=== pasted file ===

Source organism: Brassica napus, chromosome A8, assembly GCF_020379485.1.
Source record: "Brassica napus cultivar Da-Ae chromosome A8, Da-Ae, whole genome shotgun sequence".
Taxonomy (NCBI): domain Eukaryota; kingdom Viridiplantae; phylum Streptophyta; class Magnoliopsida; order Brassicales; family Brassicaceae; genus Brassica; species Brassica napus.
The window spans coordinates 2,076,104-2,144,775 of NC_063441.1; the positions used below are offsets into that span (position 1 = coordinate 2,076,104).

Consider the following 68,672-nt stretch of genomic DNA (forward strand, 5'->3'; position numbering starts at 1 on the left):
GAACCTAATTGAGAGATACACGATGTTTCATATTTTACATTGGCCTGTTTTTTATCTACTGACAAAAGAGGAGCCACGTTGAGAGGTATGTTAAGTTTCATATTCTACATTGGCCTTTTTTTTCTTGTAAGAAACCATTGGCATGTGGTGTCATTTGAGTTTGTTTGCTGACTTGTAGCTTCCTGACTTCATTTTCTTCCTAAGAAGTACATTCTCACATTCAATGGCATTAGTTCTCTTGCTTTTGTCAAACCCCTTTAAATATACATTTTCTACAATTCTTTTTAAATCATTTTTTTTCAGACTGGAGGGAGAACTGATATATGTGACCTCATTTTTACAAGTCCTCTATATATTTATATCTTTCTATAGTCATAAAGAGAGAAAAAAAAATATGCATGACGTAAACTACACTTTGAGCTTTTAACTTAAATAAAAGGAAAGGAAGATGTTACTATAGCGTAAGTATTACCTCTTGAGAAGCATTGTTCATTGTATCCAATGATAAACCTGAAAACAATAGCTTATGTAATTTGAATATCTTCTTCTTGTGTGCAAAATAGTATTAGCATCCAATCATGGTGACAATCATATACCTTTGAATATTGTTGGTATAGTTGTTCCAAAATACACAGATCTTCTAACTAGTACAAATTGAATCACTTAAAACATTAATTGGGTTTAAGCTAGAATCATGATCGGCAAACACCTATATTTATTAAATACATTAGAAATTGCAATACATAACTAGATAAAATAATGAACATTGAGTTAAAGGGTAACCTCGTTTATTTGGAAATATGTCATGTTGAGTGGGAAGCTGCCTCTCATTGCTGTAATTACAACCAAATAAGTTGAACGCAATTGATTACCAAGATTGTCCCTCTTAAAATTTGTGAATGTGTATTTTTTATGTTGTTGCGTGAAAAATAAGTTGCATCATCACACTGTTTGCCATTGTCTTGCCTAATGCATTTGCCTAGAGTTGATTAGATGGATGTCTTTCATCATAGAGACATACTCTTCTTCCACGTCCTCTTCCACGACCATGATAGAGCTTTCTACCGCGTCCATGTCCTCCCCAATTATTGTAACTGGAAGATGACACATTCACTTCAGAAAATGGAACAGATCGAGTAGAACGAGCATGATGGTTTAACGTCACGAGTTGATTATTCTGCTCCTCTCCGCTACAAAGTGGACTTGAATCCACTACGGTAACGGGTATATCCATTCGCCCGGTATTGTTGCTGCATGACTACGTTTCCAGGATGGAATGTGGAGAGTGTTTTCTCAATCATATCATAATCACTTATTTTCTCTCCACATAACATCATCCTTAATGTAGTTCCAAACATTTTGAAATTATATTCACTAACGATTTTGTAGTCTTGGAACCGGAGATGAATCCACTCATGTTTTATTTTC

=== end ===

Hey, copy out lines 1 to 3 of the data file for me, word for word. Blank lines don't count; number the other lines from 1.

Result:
Source organism: Brassica napus, chromosome A8, assembly GCF_020379485.1.
Source record: "Brassica napus cultivar Da-Ae chromosome A8, Da-Ae, whole genome shotgun sequence".
Taxonomy (NCBI): domain Eukaryota; kingdom Viridiplantae; phylum Streptophyta; class Magnoliopsida; order Brassicales; family Brassicaceae; genus Brassica; species Brassica napus.